—The only rules are the ones you impose upon yourself, and in the end you’ll be immobile and defeated, wrapped up in the restraints of your own peculiar gospel and baffled that everyone has moved on without you because they understood something you didn’t.
Jack says this last, and, indeed, there is an uneasy alliance between Heber and Jack when a beautiful young lady from their past reappears in their midst. Rebekah Rainsford, an object of desire, of other. She is dark and new. Familiar yet foreign with maturity and mysterious sexuality. The young men pin their hopes to her. But it is Jack she gives the most reason for hope. Hope, the tattoo she has on her neck, that doesn’t say it but rather “expresses the idea.” She cooks him dinner, and he eats with wild abandon:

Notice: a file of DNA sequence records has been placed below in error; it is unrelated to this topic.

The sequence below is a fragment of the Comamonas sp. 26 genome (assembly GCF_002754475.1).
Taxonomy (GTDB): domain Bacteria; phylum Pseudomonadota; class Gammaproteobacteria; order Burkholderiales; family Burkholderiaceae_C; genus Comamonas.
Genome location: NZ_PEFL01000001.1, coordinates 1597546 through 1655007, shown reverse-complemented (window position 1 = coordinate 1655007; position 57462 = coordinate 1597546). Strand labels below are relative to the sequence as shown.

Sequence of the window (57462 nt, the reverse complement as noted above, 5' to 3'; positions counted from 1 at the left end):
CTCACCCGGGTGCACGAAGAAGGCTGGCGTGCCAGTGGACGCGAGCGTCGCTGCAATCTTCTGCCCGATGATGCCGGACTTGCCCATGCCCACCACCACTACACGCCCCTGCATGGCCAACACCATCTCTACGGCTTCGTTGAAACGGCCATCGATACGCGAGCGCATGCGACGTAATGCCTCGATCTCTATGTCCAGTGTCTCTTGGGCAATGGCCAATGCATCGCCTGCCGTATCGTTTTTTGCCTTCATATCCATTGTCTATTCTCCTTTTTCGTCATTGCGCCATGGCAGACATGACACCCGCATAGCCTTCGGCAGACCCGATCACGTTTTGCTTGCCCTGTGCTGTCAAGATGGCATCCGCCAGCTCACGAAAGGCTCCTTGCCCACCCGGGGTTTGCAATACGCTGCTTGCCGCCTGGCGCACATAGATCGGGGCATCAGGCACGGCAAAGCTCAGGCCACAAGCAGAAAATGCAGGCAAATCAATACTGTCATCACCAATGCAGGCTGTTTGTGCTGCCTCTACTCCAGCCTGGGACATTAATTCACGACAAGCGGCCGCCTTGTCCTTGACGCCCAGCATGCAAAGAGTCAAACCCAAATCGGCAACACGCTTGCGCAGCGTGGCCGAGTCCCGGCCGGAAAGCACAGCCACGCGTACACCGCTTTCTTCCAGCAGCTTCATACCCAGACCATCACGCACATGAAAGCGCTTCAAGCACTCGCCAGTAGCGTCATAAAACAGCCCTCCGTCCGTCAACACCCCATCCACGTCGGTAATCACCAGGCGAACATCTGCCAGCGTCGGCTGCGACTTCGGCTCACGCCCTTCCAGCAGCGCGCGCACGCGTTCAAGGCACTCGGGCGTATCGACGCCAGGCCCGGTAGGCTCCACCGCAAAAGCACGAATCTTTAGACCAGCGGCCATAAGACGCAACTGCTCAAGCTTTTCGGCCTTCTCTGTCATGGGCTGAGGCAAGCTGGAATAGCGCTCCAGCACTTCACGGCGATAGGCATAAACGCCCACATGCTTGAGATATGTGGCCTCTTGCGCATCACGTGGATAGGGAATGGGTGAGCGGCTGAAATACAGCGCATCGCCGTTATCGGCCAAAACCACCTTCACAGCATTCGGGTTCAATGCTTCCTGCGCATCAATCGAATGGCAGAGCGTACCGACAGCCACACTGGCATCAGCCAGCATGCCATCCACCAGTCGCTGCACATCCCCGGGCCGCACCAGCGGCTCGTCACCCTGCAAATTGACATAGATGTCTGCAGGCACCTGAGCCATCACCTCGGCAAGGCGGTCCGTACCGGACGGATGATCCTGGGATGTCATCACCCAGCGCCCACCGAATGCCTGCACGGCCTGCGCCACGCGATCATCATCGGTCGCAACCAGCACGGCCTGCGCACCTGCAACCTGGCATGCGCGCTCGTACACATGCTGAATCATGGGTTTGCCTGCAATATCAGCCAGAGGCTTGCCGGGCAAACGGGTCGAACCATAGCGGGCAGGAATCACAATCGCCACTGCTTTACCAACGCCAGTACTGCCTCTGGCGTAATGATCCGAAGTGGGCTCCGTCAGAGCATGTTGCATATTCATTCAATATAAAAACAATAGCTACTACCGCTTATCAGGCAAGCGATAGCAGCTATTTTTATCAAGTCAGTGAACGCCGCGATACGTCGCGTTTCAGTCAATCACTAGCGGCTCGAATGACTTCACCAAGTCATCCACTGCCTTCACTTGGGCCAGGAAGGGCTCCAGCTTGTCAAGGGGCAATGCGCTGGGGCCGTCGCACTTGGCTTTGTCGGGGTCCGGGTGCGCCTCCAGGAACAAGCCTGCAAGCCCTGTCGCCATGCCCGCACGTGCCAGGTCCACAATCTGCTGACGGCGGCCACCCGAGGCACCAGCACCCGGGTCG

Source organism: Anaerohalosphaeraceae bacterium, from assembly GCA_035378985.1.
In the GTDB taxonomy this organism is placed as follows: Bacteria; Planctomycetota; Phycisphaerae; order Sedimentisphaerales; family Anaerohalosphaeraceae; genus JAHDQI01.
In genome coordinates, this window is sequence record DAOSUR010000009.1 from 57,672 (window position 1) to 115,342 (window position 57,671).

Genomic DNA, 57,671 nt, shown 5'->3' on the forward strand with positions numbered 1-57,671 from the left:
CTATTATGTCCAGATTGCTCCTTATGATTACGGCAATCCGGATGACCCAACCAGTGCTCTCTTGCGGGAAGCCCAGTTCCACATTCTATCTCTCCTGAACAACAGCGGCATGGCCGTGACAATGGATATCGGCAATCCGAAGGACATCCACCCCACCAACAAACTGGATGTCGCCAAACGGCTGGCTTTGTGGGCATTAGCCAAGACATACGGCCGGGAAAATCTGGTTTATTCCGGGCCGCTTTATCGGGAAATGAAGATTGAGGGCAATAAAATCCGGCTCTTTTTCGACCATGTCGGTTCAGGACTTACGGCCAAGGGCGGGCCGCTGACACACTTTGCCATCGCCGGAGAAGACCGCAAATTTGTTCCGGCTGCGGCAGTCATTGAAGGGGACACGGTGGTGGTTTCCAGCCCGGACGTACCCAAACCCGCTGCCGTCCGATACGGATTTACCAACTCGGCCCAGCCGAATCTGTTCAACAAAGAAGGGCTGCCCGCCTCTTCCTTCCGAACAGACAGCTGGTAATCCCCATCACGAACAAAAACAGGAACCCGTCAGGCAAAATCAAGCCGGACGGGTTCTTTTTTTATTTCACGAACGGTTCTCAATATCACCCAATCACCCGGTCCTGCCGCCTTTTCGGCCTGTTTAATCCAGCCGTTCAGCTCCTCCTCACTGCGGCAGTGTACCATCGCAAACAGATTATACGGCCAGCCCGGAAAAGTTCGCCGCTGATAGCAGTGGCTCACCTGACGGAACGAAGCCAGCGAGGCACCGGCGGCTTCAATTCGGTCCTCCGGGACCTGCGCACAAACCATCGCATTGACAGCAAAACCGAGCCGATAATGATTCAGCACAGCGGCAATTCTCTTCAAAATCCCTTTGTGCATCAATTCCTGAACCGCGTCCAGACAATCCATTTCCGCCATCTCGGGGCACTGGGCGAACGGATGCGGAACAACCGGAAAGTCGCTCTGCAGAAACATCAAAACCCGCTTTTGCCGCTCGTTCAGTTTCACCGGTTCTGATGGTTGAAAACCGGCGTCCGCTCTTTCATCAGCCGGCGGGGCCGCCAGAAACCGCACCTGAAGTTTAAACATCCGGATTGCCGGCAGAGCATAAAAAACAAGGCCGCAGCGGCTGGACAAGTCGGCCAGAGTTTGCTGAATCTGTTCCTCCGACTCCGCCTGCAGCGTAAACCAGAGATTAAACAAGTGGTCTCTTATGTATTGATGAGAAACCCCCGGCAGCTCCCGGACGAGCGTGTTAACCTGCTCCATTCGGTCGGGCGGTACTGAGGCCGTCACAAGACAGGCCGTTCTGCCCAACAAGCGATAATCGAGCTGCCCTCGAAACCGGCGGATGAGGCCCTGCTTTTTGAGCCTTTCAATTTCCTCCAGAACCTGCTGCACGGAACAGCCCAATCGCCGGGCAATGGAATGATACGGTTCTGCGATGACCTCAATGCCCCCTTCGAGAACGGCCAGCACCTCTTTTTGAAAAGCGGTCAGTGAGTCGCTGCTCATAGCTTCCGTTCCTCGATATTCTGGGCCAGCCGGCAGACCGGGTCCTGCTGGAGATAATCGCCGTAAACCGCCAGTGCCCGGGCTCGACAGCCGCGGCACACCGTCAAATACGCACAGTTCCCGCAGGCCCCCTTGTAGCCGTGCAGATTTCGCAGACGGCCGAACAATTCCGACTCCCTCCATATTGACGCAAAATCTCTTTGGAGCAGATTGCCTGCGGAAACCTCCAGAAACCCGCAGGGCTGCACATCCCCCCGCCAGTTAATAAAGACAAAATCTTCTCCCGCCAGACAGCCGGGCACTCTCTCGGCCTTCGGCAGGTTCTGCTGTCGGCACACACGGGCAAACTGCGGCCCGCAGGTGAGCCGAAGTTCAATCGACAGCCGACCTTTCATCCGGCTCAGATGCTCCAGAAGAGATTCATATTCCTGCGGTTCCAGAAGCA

—You’re setting yourself up for an asskicking, talking this way.
He chewed rapidly, his clicking jaw the only sound he made, and took great gulps of water and refilled his glass. It surprised him how he ate, how he wanted to consume her also, how that would be the only satisfying ending to the night, the only filling thing and what he needed to be whole. To feast on her thighs, to relish her plump flesh and wipe his chin clean of the juice.
Among many other things Jack is haunted by wolves. Wolves that he doesn’t first recognize. They seem to be pursuing him.
A squabbling barking rose from somewhere in the land below and carried up the hill to him. Yips and broken howls. Coyotes, he thought, and mad. They sounded frantic, bloodthirsty, roaming through the bottoms in search of whatever pandemonium might be found there. He’d never heard coyotes sound like that, so wild and bold, so strong, and he wondered if he was imagining it.